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America is Failing Black Parents. We Need to Talk About It.
Updated on
September 11, 2023

America is Failing Black Parents. We Need to Talk About It.

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America is Failing Black Parents. We Need to Talk About It.
America is Failing Black Parents. We Need to Talk About It.

Hi there,

It has been a difficult year, few months and few weeks for our world and our country, especially for Black Americans. The Black community has withstood disproportionate rates of Covid-19 infection, job loss and very public violent deaths that are emblematic of the institutional racism that is still alive and well in our social systems.

We have been listening closely to the trauma that our Black colleagues, friends, parents and soon-to-be parents are living through right now. Our hearts are heavy for a community grieving through deep and distinct pain.

We know it’s our responsibility to look inward to better serve Black families. Part of that responsibility is keeping our ears open to you.

If you seek support from Babylist and our community, how can we serve you better?

If you want to just tell us what you’re feeling or experiencing, we are here. If you have a story to tell, we are listening. If you want that story amplified, we are here to share it. Send our editors an email at

We hope you are able to take care of your hearts and minds today.

In service,
The Babylist team

Racism has a harmful effect on maternal health, and Black parents pay for it with their lives.

“From almost the moment my baby took her first breath, her mother was treated like a 14-year-old drug-addicted welfare queen, there to push out yet another daddy-less baby. They tested my newborn for drugs (though I’ve never taken an illicit substance in my entire life) without my consent — something I later found out hospitals do at disproportionately higher rates with Black babies than white ones. The nursing staff was genuinely surprised (!) that the guy by my side, Nick, was my husband — and actually said that stupid ish out loud.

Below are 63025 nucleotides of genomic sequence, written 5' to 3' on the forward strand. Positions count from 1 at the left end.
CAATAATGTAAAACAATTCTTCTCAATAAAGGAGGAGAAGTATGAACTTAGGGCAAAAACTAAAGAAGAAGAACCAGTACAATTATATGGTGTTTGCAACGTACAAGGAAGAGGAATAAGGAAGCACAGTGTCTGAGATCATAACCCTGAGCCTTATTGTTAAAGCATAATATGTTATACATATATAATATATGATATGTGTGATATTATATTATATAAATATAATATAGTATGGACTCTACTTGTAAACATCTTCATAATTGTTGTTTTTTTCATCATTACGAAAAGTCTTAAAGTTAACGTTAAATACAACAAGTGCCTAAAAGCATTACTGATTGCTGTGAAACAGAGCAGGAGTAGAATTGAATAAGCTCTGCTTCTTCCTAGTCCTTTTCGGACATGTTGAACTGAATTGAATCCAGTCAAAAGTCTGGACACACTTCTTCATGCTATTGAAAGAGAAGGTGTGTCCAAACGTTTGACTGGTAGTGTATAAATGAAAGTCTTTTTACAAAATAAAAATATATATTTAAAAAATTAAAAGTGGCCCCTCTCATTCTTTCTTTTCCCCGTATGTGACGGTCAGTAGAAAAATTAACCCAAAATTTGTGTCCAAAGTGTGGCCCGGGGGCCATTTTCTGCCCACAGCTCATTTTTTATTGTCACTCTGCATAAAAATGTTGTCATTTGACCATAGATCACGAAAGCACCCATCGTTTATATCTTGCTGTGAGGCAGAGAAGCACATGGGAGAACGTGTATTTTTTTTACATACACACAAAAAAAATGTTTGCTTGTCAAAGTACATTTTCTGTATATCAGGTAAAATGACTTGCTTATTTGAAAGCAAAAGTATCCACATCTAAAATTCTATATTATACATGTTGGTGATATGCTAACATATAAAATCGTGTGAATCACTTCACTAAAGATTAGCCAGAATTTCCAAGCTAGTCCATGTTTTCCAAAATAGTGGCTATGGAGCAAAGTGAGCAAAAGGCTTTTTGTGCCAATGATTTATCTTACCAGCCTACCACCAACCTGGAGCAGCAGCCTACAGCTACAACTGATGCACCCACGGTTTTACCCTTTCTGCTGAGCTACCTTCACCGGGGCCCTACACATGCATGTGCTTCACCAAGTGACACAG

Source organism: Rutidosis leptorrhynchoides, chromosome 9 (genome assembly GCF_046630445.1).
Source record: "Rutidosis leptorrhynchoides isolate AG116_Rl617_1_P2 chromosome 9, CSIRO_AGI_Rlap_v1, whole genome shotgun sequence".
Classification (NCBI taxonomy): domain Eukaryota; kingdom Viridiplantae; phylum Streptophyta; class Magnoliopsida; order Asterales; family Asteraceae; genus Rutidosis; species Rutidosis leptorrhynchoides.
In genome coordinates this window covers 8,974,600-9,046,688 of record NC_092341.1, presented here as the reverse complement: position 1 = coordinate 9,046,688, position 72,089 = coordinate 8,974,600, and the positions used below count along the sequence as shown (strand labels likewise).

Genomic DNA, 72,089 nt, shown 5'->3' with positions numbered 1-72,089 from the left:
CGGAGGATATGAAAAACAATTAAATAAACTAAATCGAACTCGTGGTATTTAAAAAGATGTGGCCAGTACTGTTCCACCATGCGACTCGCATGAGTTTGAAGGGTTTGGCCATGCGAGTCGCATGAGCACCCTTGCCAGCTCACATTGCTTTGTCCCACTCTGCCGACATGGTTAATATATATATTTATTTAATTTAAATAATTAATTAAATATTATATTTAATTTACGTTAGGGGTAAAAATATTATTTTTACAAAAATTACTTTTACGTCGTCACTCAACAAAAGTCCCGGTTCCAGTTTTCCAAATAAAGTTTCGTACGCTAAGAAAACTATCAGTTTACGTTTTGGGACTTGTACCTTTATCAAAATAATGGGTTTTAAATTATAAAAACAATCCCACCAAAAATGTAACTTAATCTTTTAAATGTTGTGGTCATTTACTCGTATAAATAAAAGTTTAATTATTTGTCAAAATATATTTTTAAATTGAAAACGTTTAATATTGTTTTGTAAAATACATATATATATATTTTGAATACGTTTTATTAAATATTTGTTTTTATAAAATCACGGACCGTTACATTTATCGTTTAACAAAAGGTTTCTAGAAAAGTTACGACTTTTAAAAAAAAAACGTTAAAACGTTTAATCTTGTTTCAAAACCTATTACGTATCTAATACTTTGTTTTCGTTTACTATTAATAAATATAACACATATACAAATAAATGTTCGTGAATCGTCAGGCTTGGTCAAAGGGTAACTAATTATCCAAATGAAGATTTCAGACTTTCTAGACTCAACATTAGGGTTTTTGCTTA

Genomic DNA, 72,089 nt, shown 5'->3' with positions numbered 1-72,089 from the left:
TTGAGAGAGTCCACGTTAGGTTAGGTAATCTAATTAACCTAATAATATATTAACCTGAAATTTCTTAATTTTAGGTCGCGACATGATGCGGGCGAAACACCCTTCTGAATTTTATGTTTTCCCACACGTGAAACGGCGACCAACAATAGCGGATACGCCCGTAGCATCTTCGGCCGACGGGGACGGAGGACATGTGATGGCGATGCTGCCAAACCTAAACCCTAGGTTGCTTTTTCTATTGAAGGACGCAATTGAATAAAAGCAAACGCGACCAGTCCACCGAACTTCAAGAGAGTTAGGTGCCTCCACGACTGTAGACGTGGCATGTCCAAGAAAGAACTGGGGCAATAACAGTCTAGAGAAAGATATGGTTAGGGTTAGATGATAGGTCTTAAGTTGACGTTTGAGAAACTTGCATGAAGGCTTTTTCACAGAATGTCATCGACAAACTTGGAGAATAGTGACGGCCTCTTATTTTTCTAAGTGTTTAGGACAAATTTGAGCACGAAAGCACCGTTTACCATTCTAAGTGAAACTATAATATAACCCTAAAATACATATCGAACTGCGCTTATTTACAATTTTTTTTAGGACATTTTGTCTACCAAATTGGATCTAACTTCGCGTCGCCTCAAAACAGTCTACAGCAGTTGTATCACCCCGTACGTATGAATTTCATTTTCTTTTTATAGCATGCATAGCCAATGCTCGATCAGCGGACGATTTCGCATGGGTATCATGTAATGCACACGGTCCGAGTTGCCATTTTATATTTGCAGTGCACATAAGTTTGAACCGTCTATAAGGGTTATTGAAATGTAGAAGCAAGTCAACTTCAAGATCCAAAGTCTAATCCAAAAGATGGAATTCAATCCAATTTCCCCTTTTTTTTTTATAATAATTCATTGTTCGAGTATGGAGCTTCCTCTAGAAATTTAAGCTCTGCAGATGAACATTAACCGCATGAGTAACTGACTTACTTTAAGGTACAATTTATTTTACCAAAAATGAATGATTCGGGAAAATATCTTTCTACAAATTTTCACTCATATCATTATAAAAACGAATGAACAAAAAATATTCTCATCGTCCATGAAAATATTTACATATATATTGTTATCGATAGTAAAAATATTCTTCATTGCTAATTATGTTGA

I wondered then what I know to be true now: It didn’t matter how much money I had in my bank account or how good my insurance was, or that I had a ring on my finger, or that I was smart and accomplished, or that I tried to pay my way out of substandard service. At the end of the day, to almost everyone in that hospital, I was just another Black girl pushing out another Black baby and neither of us deserved to be treated with dignity or respect, much less special.

It happens. A lot.” - Denene Millner, Birthing While Black

America is failing Black pregnant people. The data is clear that racism harms Black parents. Black people are over three times more likely than white people to die from pregnancy-related causes and twice as likely to experience severe maternal morbidities such as hemorrhage, infection, eclampsia, heart conditions and blood clots. These disparities are closely connected to the experience of being pregnant while Black in America. Here are eight ways we can reduce Black maternal mortality (you can participate in #4 right now).


Between Covid-19 and police brutality, the burden of grief is yet another risk to Black parents’ health.

“These days I turn on the news and I am faced with the murders of Ahmaud Arbery and Breonna Taylor—young unarmed Black people at the hands of armed, white men, both in uniform and plainclothes. Then there is the death of George Floyd, who died after several minutes of saying, “I can’t breathe,” pleading for a police officer to stop pressing a knee into the back of his neck during an arrest.